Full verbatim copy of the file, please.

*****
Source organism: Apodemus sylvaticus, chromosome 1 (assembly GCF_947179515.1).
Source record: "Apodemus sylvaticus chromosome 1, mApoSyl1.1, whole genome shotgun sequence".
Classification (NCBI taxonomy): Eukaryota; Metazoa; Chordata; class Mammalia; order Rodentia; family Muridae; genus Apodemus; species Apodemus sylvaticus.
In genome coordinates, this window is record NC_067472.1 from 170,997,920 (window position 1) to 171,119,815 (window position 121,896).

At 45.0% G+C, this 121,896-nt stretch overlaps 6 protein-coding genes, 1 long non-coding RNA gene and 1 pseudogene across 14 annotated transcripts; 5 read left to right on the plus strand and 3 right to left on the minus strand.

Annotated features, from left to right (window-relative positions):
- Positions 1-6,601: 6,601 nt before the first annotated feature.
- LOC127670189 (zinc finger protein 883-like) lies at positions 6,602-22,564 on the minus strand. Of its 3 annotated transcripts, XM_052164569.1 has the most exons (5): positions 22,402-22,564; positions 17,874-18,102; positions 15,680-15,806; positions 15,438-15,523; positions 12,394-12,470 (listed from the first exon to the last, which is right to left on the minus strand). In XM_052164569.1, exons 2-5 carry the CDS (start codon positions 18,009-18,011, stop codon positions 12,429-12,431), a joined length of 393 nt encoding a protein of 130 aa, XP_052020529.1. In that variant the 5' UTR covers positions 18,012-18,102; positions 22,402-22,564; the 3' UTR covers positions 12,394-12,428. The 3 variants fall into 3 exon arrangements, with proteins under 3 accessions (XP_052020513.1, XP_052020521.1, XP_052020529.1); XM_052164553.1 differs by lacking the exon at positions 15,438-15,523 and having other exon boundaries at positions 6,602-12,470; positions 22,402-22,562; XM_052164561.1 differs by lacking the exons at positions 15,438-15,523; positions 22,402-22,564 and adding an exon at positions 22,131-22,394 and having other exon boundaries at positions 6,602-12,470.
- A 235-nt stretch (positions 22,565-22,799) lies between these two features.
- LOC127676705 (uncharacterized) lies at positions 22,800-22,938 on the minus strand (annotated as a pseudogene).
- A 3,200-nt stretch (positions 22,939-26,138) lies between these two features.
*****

Source organism: Apodemus sylvaticus, chromosome 1 (assembly GCF_947179515.1).
Source record: "Apodemus sylvaticus chromosome 1, mApoSyl1.1, whole genome shotgun sequence".
Classification (NCBI taxonomy): Eukaryota; Metazoa; Chordata; class Mammalia; order Rodentia; family Muridae; genus Apodemus; species Apodemus sylvaticus.
In genome coordinates, this window is record NC_067472.1 from 170,997,920 (window position 1) to 171,119,815 (window position 121,896).

At 45.0% G+C, this 121,896-nt stretch overlaps 6 protein-coding genes, 1 long non-coding RNA gene and 1 pseudogene across 14 annotated transcripts; 5 read left to right on the plus strand and 3 right to left on the minus strand.

Annotated features, from left to right (window-relative positions):
- Positions 1-6,601: 6,601 nt before the first annotated feature.
- LOC127670189 (zinc finger protein 883-like) lies at positions 6,602-22,564 on the minus strand. Of its 3 annotated transcripts, XM_052164569.1 has the most exons (5): positions 22,402-22,564; positions 17,874-18,102; positions 15,680-15,806; positions 15,438-15,523; positions 12,394-12,470 (listed from the first exon to the last, which is right to left on the minus strand). In XM_052164569.1, exons 2-5 carry the CDS (start codon positions 18,009-18,011, stop codon positions 12,429-12,431), a joined length of 393 nt encoding a protein of 130 aa, XP_052020529.1. In that variant the 5' UTR covers positions 18,012-18,102; positions 22,402-22,564; the 3' UTR covers positions 12,394-12,428. The 3 variants fall into 3 exon arrangements, with proteins under 3 accessions (XP_052020513.1, XP_052020521.1, XP_052020529.1); XM_052164553.1 differs by lacking the exon at positions 15,438-15,523 and having other exon boundaries at positions 6,602-12,470; positions 22,402-22,562; XM_052164561.1 differs by lacking the exons at positions 15,438-15,523; positions 22,402-22,564 and adding an exon at positions 22,131-22,394 and having other exon boundaries at positions 6,602-12,470.
- A 235-nt stretch (positions 22,565-22,799) lies between these two features.
- LOC127676705 (uncharacterized) lies at positions 22,800-22,938 on the minus strand (annotated as a pseudogene).
- A 3,200-nt stretch (positions 22,939-26,138) lies between these two features.